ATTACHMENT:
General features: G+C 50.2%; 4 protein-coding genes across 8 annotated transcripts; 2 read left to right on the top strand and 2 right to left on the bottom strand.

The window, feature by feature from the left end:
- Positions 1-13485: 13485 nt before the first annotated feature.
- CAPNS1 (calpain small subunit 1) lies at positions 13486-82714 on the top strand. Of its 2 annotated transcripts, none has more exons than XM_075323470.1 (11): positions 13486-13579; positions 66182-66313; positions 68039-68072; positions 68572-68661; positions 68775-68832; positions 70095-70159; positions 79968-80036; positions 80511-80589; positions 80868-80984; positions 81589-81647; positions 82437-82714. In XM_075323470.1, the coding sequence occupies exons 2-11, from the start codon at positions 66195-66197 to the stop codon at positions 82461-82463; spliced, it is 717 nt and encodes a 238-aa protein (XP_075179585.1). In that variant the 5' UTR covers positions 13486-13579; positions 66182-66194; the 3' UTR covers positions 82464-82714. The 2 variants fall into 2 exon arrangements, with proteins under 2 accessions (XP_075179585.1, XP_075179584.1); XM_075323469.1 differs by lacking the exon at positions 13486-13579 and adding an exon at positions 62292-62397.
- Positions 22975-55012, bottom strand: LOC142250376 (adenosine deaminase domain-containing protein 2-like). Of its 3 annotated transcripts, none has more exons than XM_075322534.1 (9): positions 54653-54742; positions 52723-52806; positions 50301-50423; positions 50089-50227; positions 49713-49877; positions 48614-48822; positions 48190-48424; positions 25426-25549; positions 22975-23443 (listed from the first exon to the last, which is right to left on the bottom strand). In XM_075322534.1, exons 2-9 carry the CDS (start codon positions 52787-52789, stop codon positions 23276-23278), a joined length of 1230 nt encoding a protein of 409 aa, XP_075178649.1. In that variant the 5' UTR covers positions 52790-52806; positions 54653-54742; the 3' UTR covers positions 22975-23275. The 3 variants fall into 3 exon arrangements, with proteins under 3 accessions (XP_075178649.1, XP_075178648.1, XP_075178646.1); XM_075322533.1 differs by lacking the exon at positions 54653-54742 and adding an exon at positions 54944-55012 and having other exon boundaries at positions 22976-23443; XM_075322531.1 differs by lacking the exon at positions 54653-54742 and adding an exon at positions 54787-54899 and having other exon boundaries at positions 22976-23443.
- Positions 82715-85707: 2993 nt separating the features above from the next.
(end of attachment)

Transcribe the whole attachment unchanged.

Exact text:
General features: G+C 50.2%; 4 protein-coding genes across 8 annotated transcripts; 2 read left to right on the top strand and 2 right to left on the bottom strand.

The window, feature by feature from the left end:
- Positions 1-13485: 13485 nt before the first annotated feature.
- CAPNS1 (calpain small subunit 1) lies at positions 13486-82714 on the top strand. Of its 2 annotated transcripts, none has more exons than XM_075323470.1 (11): positions 13486-13579; positions 66182-66313; positions 68039-68072; positions 68572-68661; positions 68775-68832; positions 70095-70159; positions 79968-80036; positions 80511-80589; positions 80868-80984; positions 81589-81647; positions 82437-82714. In XM_075323470.1, the coding sequence occupies exons 2-11, from the start codon at positions 66195-66197 to the stop codon at positions 82461-82463; spliced, it is 717 nt and encodes a 238-aa protein (XP_075179585.1). In that variant the 5' UTR covers positions 13486-13579; positions 66182-66194; the 3' UTR covers positions 82464-82714. The 2 variants fall into 2 exon arrangements, with proteins under 2 accessions (XP_075179585.1, XP_075179584.1); XM_075323469.1 differs by lacking the exon at positions 13486-13579 and adding an exon at positions 62292-62397.
- Positions 22975-55012, bottom strand: LOC142250376 (adenosine deaminase domain-containing protein 2-like). Of its 3 annotated transcripts, none has more exons than XM_075322534.1 (9): positions 54653-54742; positions 52723-52806; positions 50301-50423; positions 50089-50227; positions 49713-49877; positions 48614-48822; positions 48190-48424; positions 25426-25549; positions 22975-23443 (listed from the first exon to the last, which is right to left on the bottom strand). In XM_075322534.1, exons 2-9 carry the CDS (start codon positions 52787-52789, stop codon positions 23276-23278), a joined length of 1230 nt encoding a protein of 409 aa, XP_075178649.1. In that variant the 5' UTR covers positions 52790-52806; positions 54653-54742; the 3' UTR covers positions 22975-23275. The 3 variants fall into 3 exon arrangements, with proteins under 3 accessions (XP_075178649.1, XP_075178648.1, XP_075178646.1); XM_075322533.1 differs by lacking the exon at positions 54653-54742 and adding an exon at positions 54944-55012 and having other exon boundaries at positions 22976-23443; XM_075322531.1 differs by lacking the exon at positions 54653-54742 and adding an exon at positions 54787-54899 and having other exon boundaries at positions 22976-23443.
- Positions 82715-85707: 2993 nt separating the features above from the next.